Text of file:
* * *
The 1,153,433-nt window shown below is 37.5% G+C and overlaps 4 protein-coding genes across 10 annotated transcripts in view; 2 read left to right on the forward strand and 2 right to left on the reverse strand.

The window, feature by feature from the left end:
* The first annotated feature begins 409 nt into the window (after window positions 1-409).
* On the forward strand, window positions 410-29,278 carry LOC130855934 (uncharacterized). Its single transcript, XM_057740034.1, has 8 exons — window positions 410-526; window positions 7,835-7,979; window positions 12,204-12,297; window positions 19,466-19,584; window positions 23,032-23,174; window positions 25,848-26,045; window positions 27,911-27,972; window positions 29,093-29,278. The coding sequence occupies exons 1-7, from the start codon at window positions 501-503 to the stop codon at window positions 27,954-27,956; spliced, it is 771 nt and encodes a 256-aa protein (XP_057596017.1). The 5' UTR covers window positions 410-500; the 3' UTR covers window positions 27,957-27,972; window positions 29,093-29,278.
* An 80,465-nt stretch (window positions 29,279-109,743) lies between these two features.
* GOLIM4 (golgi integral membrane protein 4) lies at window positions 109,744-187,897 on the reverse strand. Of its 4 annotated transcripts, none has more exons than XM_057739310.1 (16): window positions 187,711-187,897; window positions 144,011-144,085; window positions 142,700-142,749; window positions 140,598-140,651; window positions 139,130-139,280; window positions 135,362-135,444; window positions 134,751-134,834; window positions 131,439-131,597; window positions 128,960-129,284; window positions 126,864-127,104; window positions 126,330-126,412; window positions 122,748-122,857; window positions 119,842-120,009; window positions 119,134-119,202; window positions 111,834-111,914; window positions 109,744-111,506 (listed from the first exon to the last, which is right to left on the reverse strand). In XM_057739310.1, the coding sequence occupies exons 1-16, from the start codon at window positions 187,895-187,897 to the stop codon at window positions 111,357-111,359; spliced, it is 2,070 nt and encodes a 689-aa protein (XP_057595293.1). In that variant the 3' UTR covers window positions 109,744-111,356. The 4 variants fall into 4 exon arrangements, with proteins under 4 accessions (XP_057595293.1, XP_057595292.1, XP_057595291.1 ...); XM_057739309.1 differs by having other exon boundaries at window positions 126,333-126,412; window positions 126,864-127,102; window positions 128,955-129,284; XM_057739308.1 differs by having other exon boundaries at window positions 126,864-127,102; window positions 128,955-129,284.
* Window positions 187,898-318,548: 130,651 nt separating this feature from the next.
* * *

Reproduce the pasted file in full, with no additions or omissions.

The 1,153,433-nt window shown below is 37.5% G+C and overlaps 4 protein-coding genes across 10 annotated transcripts in view; 2 read left to right on the forward strand and 2 right to left on the reverse strand.

The window, feature by feature from the left end:
* The first annotated feature begins 409 nt into the window (after window positions 1-409).
* On the forward strand, window positions 410-29,278 carry LOC130855934 (uncharacterized). Its single transcript, XM_057740034.1, has 8 exons — window positions 410-526; window positions 7,835-7,979; window positions 12,204-12,297; window positions 19,466-19,584; window positions 23,032-23,174; window positions 25,848-26,045; window positions 27,911-27,972; window positions 29,093-29,278. The coding sequence occupies exons 1-7, from the start codon at window positions 501-503 to the stop codon at window positions 27,954-27,956; spliced, it is 771 nt and encodes a 256-aa protein (XP_057596017.1). The 5' UTR covers window positions 410-500; the 3' UTR covers window positions 27,957-27,972; window positions 29,093-29,278.
* An 80,465-nt stretch (window positions 29,279-109,743) lies between these two features.
* GOLIM4 (golgi integral membrane protein 4) lies at window positions 109,744-187,897 on the reverse strand. Of its 4 annotated transcripts, none has more exons than XM_057739310.1 (16): window positions 187,711-187,897; window positions 144,011-144,085; window positions 142,700-142,749; window positions 140,598-140,651; window positions 139,130-139,280; window positions 135,362-135,444; window positions 134,751-134,834; window positions 131,439-131,597; window positions 128,960-129,284; window positions 126,864-127,104; window positions 126,330-126,412; window positions 122,748-122,857; window positions 119,842-120,009; window positions 119,134-119,202; window positions 111,834-111,914; window positions 109,744-111,506 (listed from the first exon to the last, which is right to left on the reverse strand). In XM_057739310.1, the coding sequence occupies exons 1-16, from the start codon at window positions 187,895-187,897 to the stop codon at window positions 111,357-111,359; spliced, it is 2,070 nt and encodes a 689-aa protein (XP_057595293.1). In that variant the 3' UTR covers window positions 109,744-111,356. The 4 variants fall into 4 exon arrangements, with proteins under 4 accessions (XP_057595293.1, XP_057595292.1, XP_057595291.1 ...); XM_057739309.1 differs by having other exon boundaries at window positions 126,333-126,412; window positions 126,864-127,102; window positions 128,955-129,284; XM_057739308.1 differs by having other exon boundaries at window positions 126,864-127,102; window positions 128,955-129,284.
* Window positions 187,898-318,548: 130,651 nt separating this feature from the next.